There is a reason why Cumar Inc. established itself over the years as the leading importer and fabricator of the finest marble, granite and exotic stones in the New England region. Its history encompasses several decades and generations: when Angelo “Ivo” Cubi founded Cumar Inc. in 1992 in Everett, MA, he was carrying out a family tradition of seven generations. And it is indisputable that he brought with him a piece of Italy.
It was late spring when a train hit the truck headed to The Cubi’s facility in San Pietro in Cariano (Italy)
Sant’Ambrogio di Valpolicella and the area surrounding this small city in the heart of Po Valley is considered the marble’s temple. The excavation of quarries in that area started in the first century BC and a reached its peak during the “Signoria Scaligera” – the Scaligeri seigniory, who were Lords of the city of Verona – when the Veronese marbles were massively used to build the finest sacred and civil architectural works of Verona, Italy. This is the reason why Verona has been called the “marmoreal city” from that moment on.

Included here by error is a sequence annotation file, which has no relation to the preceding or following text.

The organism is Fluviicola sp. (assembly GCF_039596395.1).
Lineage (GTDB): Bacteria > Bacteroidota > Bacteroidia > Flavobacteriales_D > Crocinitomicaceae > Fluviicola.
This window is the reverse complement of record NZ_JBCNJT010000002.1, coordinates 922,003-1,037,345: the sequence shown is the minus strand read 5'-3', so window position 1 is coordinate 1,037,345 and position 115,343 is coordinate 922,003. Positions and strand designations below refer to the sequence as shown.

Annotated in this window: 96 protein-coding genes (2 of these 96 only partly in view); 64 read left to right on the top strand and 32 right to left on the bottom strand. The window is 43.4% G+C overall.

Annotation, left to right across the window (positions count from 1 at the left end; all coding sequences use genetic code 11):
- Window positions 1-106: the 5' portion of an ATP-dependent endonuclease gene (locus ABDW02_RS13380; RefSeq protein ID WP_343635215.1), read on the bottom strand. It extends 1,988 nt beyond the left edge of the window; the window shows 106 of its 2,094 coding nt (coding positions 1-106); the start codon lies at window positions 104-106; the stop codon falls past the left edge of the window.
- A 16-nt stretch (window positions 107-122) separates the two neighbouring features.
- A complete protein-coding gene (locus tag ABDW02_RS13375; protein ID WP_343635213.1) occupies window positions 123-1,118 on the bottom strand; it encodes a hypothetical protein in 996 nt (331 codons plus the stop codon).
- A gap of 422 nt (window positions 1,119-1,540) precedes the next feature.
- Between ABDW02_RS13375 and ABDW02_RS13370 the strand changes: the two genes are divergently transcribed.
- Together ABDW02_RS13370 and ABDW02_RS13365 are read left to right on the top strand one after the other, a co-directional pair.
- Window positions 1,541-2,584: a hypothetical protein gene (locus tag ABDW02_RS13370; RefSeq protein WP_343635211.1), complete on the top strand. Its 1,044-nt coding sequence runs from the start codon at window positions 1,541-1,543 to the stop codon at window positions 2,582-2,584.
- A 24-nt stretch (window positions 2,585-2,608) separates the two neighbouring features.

It is in this setting that Ivo’s ancestors established a family tradition that continues and flourishes today.
During the early decades of the 20th century, the transportation of these blocks of marble was tremendously dangerous: the “carratori”, men who took care of the transportation, did not have cranes to load the blocks on the trucks, they used to do it manually or with rudimentary tools. Additionally, the block was secured with simple ropes until it was settled down on the truck. And the toughest part was the route down to the valley. The steep gravel roads with sharp turns carved on the mountainsides did not render optimal driving conditions for these top heavy loads, sometimes resulting in the occasional roll off of cargo.
It was late spring in 1945 when a train coming from Verona and headed to Garda, Italy, hit the truck of Leone Ballarini, who was delivering a heavy load of marble slabs to The Cubi’s manufacturing facility in San Pietro in Cariano. Leone, who was driving a Gräf & Stift truck charcoal-fueled, didn’t see that the train was arriving, but managed to avoid the impact with the train at the very last second. Despite the train hitting the back of the truck, Leone got out uninjured from the accident. The news spread all over the area due to the peculiarity of the fact: a crash between a train and a truck.
We were delighted to read a little piece of our family’s history on Rino Pio Accordini’s book entitled “6 Giugno 1927.. Dolore di Marmo – “Memoria di Pietra”.
The author narrates the hard extraction work of marbles and stones from quarries in the Veronese area, an industry that still nowadays marks the identity of this territory.
Thank you Rino!